Secondary prevention for CABG patients: take two arterial grafts at the time of your coronary operation

Mario Gaudino, Antonino Di Franco, Filippo Crea, Leonard N. Girardi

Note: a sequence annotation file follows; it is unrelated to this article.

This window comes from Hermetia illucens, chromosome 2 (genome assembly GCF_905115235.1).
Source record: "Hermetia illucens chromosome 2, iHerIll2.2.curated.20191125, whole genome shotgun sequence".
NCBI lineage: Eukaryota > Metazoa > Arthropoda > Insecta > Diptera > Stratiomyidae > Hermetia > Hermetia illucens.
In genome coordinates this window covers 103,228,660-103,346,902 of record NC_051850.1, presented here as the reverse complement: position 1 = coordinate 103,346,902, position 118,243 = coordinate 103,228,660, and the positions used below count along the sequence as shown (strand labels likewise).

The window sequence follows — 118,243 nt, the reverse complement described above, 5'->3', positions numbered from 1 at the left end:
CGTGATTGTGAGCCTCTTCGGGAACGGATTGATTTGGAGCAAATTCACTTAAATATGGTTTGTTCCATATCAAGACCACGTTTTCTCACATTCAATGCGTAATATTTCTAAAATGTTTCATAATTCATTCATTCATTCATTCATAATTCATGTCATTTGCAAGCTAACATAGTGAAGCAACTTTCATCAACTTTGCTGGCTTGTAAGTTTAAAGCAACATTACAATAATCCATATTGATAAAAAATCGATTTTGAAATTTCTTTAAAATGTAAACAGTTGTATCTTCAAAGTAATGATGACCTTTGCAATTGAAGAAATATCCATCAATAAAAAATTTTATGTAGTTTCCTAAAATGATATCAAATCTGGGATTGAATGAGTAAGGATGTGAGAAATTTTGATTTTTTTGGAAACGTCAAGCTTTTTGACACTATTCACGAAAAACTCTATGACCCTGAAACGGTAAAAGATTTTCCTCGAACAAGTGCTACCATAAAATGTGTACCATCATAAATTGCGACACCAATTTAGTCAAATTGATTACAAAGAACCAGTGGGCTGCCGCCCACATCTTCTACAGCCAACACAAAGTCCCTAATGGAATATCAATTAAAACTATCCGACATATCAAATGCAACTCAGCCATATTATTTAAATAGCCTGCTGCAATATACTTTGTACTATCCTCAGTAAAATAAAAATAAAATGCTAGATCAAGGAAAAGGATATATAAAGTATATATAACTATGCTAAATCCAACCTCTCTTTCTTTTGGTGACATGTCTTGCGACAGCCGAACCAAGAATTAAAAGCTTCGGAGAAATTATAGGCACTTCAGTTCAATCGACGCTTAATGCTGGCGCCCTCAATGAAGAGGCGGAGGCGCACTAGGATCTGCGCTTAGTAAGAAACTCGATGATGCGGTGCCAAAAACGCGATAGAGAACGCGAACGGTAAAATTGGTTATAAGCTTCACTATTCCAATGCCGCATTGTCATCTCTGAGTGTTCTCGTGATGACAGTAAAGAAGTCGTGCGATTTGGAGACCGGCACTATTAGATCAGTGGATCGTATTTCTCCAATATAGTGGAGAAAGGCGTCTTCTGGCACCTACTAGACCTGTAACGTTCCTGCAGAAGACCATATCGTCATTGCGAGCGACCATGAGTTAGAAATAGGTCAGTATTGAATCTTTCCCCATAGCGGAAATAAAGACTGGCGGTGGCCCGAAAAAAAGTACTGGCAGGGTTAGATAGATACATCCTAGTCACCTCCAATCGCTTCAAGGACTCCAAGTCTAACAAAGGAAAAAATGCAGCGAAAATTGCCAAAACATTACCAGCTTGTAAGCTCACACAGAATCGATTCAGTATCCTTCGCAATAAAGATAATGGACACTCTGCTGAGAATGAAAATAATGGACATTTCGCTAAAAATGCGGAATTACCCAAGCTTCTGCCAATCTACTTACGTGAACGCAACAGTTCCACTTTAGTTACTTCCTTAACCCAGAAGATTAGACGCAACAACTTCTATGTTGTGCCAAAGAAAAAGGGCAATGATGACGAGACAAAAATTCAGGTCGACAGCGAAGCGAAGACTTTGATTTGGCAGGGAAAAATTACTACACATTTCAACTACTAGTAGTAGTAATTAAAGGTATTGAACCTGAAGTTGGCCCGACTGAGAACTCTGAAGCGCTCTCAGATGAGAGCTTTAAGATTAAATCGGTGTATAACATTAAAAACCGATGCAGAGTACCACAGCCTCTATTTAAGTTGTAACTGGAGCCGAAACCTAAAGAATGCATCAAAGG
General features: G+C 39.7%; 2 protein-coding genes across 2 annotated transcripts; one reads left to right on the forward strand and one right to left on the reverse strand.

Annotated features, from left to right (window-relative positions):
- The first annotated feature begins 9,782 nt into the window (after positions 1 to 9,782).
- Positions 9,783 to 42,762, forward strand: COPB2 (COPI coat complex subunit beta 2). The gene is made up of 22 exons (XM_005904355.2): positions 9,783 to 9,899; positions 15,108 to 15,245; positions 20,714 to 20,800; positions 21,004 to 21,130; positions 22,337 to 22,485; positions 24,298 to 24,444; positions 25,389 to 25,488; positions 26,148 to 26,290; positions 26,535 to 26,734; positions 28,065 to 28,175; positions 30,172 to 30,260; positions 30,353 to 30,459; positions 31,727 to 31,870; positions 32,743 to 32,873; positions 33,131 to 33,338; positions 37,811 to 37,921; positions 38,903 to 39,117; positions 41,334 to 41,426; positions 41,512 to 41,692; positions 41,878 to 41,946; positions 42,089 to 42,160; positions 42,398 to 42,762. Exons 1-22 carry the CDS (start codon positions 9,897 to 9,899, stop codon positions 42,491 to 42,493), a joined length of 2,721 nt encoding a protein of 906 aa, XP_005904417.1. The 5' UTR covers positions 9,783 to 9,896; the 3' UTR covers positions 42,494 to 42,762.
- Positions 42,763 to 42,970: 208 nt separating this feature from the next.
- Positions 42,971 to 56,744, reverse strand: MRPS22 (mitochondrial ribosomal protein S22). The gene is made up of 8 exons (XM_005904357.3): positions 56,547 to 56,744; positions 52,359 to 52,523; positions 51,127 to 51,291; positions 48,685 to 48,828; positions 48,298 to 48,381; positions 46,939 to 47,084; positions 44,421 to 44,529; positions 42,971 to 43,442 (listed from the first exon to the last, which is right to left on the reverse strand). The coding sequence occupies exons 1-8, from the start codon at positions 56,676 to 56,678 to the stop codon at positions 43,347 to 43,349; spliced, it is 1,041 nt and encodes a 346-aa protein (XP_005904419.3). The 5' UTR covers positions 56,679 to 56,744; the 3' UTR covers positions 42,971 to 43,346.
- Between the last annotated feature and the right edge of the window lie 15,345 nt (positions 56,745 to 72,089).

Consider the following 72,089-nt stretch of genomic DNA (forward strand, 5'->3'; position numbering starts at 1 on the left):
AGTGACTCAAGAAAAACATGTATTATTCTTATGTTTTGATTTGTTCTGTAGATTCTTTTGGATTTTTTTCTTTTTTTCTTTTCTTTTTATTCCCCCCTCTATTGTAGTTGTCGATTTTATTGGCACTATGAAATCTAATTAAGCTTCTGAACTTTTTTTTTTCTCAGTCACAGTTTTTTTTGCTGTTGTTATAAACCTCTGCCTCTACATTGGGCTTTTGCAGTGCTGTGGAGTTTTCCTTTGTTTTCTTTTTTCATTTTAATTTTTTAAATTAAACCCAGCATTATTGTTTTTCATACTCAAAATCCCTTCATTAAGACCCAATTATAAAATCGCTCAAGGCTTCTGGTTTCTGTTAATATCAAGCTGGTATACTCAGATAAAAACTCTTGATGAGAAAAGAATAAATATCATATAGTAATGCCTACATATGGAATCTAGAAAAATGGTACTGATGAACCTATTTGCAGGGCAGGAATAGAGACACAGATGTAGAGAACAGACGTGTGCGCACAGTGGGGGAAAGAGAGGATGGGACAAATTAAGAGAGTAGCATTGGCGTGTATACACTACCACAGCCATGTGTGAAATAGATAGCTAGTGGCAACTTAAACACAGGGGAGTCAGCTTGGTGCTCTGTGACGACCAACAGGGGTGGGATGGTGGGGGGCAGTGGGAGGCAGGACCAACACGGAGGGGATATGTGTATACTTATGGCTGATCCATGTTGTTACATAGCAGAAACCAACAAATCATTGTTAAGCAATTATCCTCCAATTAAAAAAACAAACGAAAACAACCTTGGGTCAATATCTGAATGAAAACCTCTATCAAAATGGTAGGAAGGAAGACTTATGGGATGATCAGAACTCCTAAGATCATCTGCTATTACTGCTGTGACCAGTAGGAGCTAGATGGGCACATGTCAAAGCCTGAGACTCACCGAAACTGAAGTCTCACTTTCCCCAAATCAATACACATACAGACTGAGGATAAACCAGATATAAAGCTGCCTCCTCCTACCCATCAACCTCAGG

Due to its platelets-inhibitory effect, aspirin is one of the cornerstones in the field of prevention of ischemic events, having been widely shown to improve survival in patients with ischemic heart disease (1-4). The main reason explaining the antiplatelet activity of this drug consists in its ability to irreversibly act on thromboxane-A2 (TXA2), by reducing its production. As part of the wide spectrum of patients with ischemic heart disease, aspirin plays a key role also in the cohort of those undergoing coronary artery bypass grafting (CABG) surgery. Vein graft patency has in fact been demonstrated to be strongly influenced by aspirin, with angiographically detected vein graft occlusion occurring up to five times more frequently in patients receiving placebo than in those receiving acetylsalicylic acid (5). Aspirin administration shortly after CABG has been proved to improve survival by reducing the burden of ischemic events (6) and, accordingly, international guidelines recommend aspirin to be initiated within 6–12 hours postoperatively, if not administered preoperatively (7,8).

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